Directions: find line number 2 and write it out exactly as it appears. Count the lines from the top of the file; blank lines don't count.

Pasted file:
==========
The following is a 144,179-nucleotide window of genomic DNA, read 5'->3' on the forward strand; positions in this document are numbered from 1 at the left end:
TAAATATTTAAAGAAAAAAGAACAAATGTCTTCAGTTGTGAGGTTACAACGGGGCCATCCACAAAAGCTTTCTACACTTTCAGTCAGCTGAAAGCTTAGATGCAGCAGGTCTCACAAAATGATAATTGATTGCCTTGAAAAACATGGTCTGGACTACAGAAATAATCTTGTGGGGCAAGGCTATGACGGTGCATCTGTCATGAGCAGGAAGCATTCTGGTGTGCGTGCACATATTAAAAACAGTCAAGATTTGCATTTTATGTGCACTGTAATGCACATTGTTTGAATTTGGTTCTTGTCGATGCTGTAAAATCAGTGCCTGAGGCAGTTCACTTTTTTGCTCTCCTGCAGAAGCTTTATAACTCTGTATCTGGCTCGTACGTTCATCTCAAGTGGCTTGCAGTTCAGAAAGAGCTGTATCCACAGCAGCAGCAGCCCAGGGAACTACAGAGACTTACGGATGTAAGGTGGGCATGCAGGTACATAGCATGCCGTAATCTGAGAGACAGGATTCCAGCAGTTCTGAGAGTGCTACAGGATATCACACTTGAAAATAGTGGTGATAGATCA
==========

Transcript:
TAAATATTTAAAGAAAAAAGAACAAATGTCTTCAGTTGTGAGGTTACAACGGGGCCATCCACAAAAGCTTTCTACACTTTCAGTCAGCTGAAAGCTTAGATGCAGCAGGTCTCACAAAATGATAATTGATTGCCTTGAAAAACATGGTCTGGACTACAGAAATAATCTTGTGGGGCAAGGCTATGACGGTGCATCTGTCATGAGCAGGAAGCATTCTGGTGTGCGTGCACATATTAAAAACAGTCAAGATTTGCATTTTATGTGCACTGTAATGCACATTGTTTGAATTTGGTTCTTGTCGATGCTGTAAAATCAGTGCCTGAGGCAGTTCACTTTTTTGCTCTCCTGCAGAAGCTTTATAACTCTGTATCTGGCTCGTACGTTCATCTCAAGTGGCTTGCAGTTCAGAAAGAGCTGTATCCACAGCAGCAGCAGCCCAGGGAACTACAGAGACTTACGGATGTAAGGTGGGCATGCAGGTACATAGCATGCCGTAATCTGAGAGACAGGATTCCAGCAGTTCTGAGAGTGCTACAGGATATCACACTTGAAAATAGTGGTGATAGATCA